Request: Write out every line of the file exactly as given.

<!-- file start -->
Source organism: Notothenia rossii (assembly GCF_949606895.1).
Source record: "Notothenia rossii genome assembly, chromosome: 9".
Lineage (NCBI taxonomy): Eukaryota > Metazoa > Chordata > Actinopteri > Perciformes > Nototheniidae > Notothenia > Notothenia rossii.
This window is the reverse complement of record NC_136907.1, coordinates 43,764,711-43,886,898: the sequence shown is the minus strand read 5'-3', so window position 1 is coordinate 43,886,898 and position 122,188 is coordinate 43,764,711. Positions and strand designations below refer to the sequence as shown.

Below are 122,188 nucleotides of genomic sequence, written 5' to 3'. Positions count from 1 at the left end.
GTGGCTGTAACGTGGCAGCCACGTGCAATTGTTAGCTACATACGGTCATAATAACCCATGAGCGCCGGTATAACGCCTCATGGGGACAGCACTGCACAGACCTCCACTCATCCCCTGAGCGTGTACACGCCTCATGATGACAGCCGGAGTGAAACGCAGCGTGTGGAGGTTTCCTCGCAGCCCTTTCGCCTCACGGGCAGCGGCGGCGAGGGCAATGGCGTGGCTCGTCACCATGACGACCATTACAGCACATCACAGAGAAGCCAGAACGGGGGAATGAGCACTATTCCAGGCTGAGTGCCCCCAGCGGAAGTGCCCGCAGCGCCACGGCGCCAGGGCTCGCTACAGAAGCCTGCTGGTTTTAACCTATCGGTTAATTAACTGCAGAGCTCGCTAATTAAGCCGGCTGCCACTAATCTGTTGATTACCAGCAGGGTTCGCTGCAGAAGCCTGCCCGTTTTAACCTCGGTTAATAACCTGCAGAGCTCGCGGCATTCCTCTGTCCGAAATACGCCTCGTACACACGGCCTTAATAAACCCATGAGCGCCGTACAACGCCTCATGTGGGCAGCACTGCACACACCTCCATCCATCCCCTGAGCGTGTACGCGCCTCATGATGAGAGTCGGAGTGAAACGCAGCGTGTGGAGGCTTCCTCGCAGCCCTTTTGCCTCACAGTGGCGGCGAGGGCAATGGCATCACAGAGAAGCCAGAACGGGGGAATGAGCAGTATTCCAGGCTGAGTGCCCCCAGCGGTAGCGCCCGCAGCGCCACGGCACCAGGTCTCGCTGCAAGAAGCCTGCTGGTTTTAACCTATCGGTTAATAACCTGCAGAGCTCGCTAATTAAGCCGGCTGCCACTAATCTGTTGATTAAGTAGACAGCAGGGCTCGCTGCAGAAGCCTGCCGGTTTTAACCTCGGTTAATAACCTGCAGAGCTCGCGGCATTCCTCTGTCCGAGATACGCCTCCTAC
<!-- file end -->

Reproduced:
Source organism: Notothenia rossii (assembly GCF_949606895.1).
Source record: "Notothenia rossii genome assembly, chromosome: 9".
Lineage (NCBI taxonomy): Eukaryota > Metazoa > Chordata > Actinopteri > Perciformes > Nototheniidae > Notothenia > Notothenia rossii.
This window is the reverse complement of record NC_136907.1, coordinates 43,764,711-43,886,898: the sequence shown is the minus strand read 5'-3', so window position 1 is coordinate 43,886,898 and position 122,188 is coordinate 43,764,711. Positions and strand designations below refer to the sequence as shown.

Below are 122,188 nucleotides of genomic sequence, written 5' to 3'. Positions count from 1 at the left end.
GTGGCTGTAACGTGGCAGCCACGTGCAATTGTTAGCTACATACGGTCATAATAACCCATGAGCGCCGGTATAACGCCTCATGGGGACAGCACTGCACAGACCTCCACTCATCCCCTGAGCGTGTACACGCCTCATGATGACAGCCGGAGTGAAACGCAGCGTGTGGAGGTTTCCTCGCAGCCCTTTCGCCTCACGGGCAGCGGCGGCGAGGGCAATGGCGTGGCTCGTCACCATGACGACCATTACAGCACATCACAGAGAAGCCAGAACGGGGGAATGAGCACTATTCCAGGCTGAGTGCCCCCAGCGGAAGTGCCCGCAGCGCCACGGCGCCAGGGCTCGCTACAGAAGCCTGCTGGTTTTAACCTATCGGTTAATTAACTGCAGAGCTCGCTAATTAAGCCGGCTGCCACTAATCTGTTGATTACCAGCAGGGTTCGCTGCAGAAGCCTGCCCGTTTTAACCTCGGTTAATAACCTGCAGAGCTCGCGGCATTCCTCTGTCCGAAATACGCCTCGTACACACGGCCTTAATAAACCCATGAGCGCCGTACAACGCCTCATGTGGGCAGCACTGCACACACCTCCATCCATCCCCTGAGCGTGTACGCGCCTCATGATGAGAGTCGGAGTGAAACGCAGCGTGTGGAGGCTTCCTCGCAGCCCTTTTGCCTCACAGTGGCGGCGAGGGCAATGGCATCACAGAGAAGCCAGAACGGGGGAATGAGCAGTATTCCAGGCTGAGTGCCCCCAGCGGTAGCGCCCGCAGCGCCACGGCACCAGGTCTCGCTGCAAGAAGCCTGCTGGTTTTAACCTATCGGTTAATAACCTGCAGAGCTCGCTAATTAAGCCGGCTGCCACTAATCTGTTGATTAAGTAGACAGCAGGGCTCGCTGCAGAAGCCTGCCGGTTTTAACCTCGGTTAATAACCTGCAGAGCTCGCGGCATTCCTCTGTCCGAGATACGCCTCCTAC